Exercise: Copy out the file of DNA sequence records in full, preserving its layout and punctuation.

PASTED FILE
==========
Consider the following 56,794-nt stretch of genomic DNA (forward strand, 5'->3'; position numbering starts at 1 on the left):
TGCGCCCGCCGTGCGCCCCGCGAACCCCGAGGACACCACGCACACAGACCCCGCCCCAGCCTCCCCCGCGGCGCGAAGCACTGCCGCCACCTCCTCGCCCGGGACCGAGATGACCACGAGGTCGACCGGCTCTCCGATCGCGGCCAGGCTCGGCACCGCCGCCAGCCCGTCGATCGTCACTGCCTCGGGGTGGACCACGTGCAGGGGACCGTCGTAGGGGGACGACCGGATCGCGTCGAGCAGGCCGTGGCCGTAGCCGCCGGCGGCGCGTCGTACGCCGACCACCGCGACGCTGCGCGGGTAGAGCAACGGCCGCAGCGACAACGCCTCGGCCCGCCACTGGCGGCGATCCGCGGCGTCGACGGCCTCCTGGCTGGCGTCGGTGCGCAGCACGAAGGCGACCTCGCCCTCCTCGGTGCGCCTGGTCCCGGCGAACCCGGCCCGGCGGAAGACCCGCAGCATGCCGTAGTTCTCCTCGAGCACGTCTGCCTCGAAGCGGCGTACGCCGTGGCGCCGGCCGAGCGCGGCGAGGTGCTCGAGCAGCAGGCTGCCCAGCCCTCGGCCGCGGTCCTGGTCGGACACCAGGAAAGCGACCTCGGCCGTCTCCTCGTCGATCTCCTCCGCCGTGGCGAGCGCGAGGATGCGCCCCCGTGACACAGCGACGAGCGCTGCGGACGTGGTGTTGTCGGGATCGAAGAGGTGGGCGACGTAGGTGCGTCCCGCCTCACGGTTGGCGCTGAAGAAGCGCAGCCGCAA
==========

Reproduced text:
Consider the following 56,794-nt stretch of genomic DNA (forward strand, 5'->3'; position numbering starts at 1 on the left):
TGCGCCCGCCGTGCGCCCCGCGAACCCCGAGGACACCACGCACACAGACCCCGCCCCAGCCTCCCCCGCGGCGCGAAGCACTGCCGCCACCTCCTCGCCCGGGACCGAGATGACCACGAGGTCGACCGGCTCTCCGATCGCGGCCAGGCTCGGCACCGCCGCCAGCCCGTCGATCGTCACTGCCTCGGGGTGGACCACGTGCAGGGGACCGTCGTAGGGGGACGACCGGATCGCGTCGAGCAGGCCGTGGCCGTAGCCGCCGGCGGCGCGTCGTACGCCGACCACCGCGACGCTGCGCGGGTAGAGCAACGGCCGCAGCGACAACGCCTCGGCCCGCCACTGGCGGCGATCCGCGGCGTCGACGGCCTCCTGGCTGGCGTCGGTGCGCAGCACGAAGGCGACCTCGCCCTCCTCGGTGCGCCTGGTCCCGGCGAACCCGGCCCGGCGGAAGACCCGCAGCATGCCGTAGTTCTCCTCGAGCACGTCTGCCTCGAAGCGGCGTACGCCGTGGCGCCGGCCGAGCGCGGCGAGGTGCTCGAGCAGCAGGCTGCCCAGCCCTCGGCCGCGGTCCTGGTCGGACACCAGGAAAGCGACCTCGGCCGTCTCCTCGTCGATCTCCTCCGCCGTGGCGAGCGCGAGGATGCGCCCCCGTGACACAGCGACGAGCGCTGCGGACGTGGTGTTGTCGGGATCGAAGAGGTGGGCGACGTAGGTGCGTCCCGCCTCACGGTTGGCGCTGAAGAAGCGCAGCCGCAA